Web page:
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Express not Impress
Express not Impress
My mummy best, my papa best…..what kind of image does your little one have of you? Best, great, powerful, unbeatable, invincible, courageous, brave et al. Your children hold you in awe. Mostly you are a picture of God to them. Now do you really think that you need to add to your image? Isn't this already so wonderful? Then why do we keep on adding superficial layers onto this image? Why do we need to put on the masks? Why can't we be true and honest with our children?
How many times you have been disturbed or stressed or feeling down but you have shown your child a smiling face? How many times have you put on an aura of OK-ness in front of your child while things were not OK with you? How many times have you committed to your child that you have done mistake? How many times have you felt liked crying and have actually cried even if your child is there? How many times have you been NOT OK and honestly asked for their understanding?
Suppose you had a bad day at office and were to go and tell your child how you had a terrible day and what happened and how you are feeling down and how you need their SUPPORT!
There are three wonderful things you are doing:
Most important you are telling them how IMPORTANT they are in your life. Imagine YOU seeking THEIR support – wow! What self esteem you are building.
Two, you are teaching them, by sheer example, to share their own feelings with you. So important for teens or when they turn teen. You become pals, partners!
Three, the child understands that it is fine to be disturbed, stressed, down, make mistakes etc – which we humans go through all this in our life.
The child does not live in make believe world of "invincibility". They learn to take the "downs" in stride. This is a great lesson imbibed at the right age. Do not brush them as too-young-to-handle-these-kinds-of-things. The more reality they face, tougher they would become from inside and more emotionally balanced. Not just tougher, but more understanding of people around them. More they will reach out to make your place in this world a truly wonderful one.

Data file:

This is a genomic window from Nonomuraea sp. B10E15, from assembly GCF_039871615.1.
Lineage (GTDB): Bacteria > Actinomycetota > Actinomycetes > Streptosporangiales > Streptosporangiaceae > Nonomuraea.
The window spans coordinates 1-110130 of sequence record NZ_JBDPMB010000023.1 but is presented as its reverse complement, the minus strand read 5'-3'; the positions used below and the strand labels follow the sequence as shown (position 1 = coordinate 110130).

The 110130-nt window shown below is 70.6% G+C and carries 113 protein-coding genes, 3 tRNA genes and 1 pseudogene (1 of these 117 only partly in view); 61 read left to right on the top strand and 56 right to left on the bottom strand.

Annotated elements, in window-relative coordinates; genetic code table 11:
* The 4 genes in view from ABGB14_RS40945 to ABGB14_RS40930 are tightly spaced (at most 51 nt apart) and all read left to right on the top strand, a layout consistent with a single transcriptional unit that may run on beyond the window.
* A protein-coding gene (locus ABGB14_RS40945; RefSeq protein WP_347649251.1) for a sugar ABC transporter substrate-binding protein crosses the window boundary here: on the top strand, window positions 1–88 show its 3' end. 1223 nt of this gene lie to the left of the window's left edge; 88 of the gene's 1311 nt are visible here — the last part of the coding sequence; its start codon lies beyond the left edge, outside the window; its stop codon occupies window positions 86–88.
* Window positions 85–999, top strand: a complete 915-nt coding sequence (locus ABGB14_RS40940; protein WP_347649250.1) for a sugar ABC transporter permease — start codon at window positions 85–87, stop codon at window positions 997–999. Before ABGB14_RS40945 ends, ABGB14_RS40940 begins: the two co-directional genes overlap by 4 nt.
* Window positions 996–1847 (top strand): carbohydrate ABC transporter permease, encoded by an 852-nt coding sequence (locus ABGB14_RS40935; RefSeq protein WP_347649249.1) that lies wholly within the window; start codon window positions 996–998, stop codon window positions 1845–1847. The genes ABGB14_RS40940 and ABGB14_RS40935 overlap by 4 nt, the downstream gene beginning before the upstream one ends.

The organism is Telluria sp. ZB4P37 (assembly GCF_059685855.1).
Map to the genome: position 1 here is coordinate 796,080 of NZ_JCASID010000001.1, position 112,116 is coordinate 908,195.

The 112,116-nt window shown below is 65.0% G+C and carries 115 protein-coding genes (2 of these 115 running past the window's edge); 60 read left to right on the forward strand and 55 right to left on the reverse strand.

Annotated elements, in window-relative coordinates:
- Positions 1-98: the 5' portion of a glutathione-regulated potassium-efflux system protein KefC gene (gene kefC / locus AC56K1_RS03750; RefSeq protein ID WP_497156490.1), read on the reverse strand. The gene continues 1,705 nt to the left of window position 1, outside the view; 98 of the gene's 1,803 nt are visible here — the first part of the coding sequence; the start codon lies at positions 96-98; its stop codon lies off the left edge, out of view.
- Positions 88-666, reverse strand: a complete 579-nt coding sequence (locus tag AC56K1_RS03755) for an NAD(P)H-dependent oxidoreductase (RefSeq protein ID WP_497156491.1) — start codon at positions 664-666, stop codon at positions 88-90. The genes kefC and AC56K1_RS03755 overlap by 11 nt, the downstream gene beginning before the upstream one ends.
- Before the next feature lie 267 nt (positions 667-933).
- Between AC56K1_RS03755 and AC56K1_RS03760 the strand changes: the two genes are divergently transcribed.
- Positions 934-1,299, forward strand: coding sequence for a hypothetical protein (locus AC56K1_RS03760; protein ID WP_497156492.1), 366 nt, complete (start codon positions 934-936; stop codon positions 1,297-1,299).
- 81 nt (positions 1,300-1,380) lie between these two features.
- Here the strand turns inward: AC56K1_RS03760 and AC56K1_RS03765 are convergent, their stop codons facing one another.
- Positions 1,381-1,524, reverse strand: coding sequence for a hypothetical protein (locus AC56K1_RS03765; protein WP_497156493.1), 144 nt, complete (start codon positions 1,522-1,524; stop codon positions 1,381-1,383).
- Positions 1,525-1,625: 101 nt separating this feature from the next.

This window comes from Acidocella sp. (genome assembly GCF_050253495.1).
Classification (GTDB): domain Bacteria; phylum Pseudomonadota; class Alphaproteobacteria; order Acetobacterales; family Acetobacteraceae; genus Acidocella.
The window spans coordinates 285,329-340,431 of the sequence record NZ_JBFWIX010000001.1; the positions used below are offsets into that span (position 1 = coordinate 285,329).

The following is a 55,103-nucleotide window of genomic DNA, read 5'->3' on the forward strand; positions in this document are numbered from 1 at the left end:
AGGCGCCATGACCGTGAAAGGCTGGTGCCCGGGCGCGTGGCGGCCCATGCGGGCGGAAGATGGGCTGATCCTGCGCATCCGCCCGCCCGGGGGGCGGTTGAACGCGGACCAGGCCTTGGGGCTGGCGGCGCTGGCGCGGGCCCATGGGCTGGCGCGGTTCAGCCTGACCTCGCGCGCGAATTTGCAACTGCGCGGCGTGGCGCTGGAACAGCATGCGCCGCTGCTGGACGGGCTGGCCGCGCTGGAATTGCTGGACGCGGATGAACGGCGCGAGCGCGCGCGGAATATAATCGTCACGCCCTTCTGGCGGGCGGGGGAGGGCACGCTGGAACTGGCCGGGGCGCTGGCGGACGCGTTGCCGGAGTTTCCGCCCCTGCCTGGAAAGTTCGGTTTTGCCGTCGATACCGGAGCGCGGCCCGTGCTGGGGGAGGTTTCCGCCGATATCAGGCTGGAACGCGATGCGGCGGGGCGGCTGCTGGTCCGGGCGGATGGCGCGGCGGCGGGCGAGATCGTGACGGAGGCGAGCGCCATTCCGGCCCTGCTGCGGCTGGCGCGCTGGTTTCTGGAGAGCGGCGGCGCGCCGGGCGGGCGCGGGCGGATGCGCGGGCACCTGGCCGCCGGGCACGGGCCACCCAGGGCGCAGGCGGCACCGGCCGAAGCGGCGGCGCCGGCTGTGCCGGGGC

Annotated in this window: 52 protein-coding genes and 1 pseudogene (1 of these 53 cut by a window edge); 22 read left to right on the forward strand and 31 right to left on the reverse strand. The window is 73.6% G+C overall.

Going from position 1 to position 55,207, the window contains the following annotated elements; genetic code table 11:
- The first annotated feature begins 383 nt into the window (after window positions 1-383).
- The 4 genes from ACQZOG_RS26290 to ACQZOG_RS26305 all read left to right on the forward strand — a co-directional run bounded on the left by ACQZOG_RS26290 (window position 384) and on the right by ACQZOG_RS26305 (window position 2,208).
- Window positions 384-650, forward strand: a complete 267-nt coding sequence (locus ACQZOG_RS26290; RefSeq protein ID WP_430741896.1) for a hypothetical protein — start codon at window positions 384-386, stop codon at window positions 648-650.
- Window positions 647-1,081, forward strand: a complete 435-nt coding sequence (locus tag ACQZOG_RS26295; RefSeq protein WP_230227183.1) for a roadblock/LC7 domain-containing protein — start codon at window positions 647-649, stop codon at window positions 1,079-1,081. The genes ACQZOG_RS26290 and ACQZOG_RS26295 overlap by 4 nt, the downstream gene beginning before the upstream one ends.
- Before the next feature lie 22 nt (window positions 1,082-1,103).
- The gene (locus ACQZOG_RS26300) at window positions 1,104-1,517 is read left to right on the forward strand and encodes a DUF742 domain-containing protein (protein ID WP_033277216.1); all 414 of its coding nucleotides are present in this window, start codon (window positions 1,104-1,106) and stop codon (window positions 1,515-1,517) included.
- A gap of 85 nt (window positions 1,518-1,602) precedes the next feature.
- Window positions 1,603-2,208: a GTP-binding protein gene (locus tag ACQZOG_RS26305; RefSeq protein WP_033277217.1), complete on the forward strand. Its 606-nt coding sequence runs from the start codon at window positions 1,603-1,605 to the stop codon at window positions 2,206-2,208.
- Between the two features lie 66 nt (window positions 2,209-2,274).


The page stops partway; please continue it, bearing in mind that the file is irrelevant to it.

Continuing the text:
Expressing one’s feelings to children in also a great way of communicating with them regarding their own problems. Instead of getting into threatening, commanding, blaming, lecturing and, above all, comparing – if we were to tell our children exactly how their actions make us feel – possible they would respect that (for would they want their own feelings respected in return!
So instead of "Drink your milk otherwise no TV today", try "I FEEL really CONCERNED about your health when you don’t drink milk. It makes me stressed up." Instead of "You are hopeless, can never keep your room clean" try "The sight of your room makes me upset and angry" Just express what feelings the kid's behavior brings to you. If you respect their feelings, chances are they will respect yours. It’s a mutually rewarding cycle. Also this is a beautiful way of giving feedback.
If you name-call, threaten, command etc them – they can CHALLENGE YOU or FEEL BAD about it: "Who are you to call me ‘hopeless’ or "Why she has to threaten me for milk" But please note they cannot challenge how YOU FEEL – after all they are your feelings and you have right over them! Caution – please do not expect miracles with the above approaches.
The idea is not to get results in a day. The idea is to express our feelings to our children sincerely. And understand their feelings. The resulting empathy would make an amazing difference in the long run (we have a long way to go!).
By Ratnesh & Aditi Mathur